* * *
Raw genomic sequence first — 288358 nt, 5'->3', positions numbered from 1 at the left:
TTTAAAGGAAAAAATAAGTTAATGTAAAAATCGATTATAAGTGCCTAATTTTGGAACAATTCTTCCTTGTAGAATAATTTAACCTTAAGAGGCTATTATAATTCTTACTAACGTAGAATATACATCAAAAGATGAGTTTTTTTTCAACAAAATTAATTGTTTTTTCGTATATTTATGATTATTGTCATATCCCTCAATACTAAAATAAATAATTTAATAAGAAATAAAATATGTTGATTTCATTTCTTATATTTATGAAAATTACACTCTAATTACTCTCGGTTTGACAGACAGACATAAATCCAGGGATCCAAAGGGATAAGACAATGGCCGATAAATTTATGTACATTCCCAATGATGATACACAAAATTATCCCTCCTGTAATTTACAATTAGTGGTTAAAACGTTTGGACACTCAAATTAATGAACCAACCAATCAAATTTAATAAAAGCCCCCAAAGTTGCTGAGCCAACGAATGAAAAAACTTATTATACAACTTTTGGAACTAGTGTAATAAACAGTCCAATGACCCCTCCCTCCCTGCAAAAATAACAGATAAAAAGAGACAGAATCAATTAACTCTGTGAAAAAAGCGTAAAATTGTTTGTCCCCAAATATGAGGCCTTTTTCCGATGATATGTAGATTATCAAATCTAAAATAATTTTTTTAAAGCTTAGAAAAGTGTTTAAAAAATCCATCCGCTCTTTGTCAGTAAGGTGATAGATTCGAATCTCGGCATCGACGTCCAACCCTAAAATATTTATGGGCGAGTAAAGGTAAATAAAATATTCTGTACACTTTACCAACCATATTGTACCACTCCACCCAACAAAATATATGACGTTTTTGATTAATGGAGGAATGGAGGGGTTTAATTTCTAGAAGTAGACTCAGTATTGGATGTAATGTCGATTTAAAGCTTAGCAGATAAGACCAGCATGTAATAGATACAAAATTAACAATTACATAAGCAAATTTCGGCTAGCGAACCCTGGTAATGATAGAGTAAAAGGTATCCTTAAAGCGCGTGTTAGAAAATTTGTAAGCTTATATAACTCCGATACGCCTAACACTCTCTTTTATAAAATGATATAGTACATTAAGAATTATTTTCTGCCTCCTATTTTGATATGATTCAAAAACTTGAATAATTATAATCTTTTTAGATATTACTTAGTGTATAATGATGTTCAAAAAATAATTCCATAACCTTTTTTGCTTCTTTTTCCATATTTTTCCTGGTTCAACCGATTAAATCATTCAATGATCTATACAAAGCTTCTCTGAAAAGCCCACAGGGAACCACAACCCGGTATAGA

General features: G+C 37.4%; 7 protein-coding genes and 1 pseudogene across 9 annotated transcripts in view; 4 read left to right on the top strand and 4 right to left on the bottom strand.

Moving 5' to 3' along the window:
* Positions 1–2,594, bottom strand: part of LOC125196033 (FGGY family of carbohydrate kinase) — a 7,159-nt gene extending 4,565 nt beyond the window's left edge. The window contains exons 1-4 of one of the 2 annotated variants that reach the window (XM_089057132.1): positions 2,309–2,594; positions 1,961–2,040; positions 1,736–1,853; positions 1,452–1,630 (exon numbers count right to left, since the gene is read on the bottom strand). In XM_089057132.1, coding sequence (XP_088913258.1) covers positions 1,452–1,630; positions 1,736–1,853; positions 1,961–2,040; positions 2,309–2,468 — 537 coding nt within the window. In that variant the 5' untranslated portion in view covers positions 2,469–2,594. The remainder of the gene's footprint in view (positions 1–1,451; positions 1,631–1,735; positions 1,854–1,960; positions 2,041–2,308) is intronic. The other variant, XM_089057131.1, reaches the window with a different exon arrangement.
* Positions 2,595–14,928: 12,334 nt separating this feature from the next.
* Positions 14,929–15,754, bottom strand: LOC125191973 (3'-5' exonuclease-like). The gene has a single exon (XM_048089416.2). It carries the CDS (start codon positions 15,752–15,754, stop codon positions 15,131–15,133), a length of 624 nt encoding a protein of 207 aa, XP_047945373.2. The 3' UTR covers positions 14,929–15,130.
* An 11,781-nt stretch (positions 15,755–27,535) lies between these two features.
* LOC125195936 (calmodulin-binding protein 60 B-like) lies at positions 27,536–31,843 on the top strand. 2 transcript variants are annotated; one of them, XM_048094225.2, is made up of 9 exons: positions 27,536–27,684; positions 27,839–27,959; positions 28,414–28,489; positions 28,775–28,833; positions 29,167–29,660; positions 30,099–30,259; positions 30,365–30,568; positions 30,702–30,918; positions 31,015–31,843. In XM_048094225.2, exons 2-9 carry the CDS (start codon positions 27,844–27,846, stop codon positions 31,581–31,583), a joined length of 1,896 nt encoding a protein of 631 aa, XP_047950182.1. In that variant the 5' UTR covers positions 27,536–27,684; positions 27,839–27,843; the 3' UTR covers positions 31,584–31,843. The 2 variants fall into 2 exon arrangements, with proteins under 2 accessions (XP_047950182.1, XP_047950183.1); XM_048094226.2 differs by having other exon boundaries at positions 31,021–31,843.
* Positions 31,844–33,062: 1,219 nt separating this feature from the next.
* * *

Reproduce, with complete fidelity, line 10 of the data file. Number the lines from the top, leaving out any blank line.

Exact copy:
* Positions 31,844–33,062: 1,219 nt separating this feature from the next.